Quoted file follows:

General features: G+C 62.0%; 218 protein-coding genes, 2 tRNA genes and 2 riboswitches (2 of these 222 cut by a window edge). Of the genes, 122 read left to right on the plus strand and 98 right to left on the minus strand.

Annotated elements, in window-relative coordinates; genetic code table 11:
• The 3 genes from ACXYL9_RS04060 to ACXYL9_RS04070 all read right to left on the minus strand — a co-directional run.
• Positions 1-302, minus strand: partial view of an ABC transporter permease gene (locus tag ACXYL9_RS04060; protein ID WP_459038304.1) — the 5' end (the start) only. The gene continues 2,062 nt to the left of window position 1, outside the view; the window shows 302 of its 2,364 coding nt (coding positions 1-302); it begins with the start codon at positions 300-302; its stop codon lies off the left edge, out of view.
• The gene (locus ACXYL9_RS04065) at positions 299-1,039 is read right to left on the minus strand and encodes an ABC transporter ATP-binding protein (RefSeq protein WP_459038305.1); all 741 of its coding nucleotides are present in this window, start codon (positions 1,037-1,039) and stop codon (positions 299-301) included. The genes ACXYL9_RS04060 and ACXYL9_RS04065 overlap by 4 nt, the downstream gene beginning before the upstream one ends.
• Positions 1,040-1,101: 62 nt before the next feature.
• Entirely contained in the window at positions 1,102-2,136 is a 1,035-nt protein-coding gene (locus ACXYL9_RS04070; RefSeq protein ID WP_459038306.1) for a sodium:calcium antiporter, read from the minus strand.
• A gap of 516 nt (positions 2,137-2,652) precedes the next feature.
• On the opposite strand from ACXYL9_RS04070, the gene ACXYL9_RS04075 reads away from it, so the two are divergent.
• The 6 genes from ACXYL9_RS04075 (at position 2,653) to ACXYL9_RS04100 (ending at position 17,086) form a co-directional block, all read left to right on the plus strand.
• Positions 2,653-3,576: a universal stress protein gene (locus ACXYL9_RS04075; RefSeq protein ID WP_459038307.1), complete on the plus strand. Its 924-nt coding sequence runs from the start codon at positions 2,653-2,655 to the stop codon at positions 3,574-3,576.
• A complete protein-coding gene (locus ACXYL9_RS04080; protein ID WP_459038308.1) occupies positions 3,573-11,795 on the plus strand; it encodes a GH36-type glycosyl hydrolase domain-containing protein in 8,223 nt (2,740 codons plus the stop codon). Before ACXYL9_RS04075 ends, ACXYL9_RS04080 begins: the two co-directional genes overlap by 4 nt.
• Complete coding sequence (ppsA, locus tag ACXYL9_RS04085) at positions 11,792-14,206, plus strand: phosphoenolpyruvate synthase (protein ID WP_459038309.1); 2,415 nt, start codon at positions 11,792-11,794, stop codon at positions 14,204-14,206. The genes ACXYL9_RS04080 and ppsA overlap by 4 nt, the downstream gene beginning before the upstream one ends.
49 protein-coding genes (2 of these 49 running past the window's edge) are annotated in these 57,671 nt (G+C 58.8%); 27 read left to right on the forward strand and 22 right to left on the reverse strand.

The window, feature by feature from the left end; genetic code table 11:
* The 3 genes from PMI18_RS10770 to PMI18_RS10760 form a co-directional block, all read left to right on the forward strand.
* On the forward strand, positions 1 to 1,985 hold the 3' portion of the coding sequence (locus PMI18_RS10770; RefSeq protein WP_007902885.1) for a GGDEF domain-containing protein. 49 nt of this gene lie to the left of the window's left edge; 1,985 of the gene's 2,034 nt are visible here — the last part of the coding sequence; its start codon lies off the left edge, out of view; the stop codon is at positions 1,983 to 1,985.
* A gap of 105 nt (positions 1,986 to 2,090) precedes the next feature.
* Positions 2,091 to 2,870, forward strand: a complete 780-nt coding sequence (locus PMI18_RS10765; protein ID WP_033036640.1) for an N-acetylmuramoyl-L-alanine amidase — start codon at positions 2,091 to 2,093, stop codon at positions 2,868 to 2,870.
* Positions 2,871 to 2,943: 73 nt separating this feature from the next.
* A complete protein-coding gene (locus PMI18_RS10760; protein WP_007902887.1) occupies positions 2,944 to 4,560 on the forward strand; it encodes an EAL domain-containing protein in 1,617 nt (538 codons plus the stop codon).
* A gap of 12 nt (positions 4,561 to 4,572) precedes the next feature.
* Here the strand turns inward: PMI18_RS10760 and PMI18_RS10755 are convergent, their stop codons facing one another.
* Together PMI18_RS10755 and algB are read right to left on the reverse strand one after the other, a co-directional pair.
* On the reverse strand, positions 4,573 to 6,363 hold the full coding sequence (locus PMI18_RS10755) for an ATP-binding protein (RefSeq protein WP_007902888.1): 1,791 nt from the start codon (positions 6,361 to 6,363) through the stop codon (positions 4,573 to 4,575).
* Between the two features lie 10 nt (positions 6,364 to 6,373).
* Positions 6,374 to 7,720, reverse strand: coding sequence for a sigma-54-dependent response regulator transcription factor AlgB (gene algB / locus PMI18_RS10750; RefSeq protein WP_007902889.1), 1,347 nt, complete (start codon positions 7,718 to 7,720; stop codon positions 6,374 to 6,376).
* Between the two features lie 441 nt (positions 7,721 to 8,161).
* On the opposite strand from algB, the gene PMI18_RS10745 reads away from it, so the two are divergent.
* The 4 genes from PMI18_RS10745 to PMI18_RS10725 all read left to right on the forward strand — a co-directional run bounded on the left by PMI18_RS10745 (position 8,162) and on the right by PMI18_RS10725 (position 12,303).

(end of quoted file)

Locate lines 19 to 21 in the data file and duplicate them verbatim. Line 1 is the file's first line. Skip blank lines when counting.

* Positions 2,091 to 2,870, forward strand: a complete 780-nt coding sequence (locus PMI18_RS10765; protein ID WP_033036640.1) for an N-acetylmuramoyl-L-alanine amidase — start codon at positions 2,091 to 2,093, stop codon at positions 2,868 to 2,870.
* Positions 2,871 to 2,943: 73 nt separating this feature from the next.
* A complete protein-coding gene (locus PMI18_RS10760; protein WP_007902887.1) occupies positions 2,944 to 4,560 on the forward strand; it encodes an EAL domain-containing protein in 1,617 nt (538 codons plus the stop codon).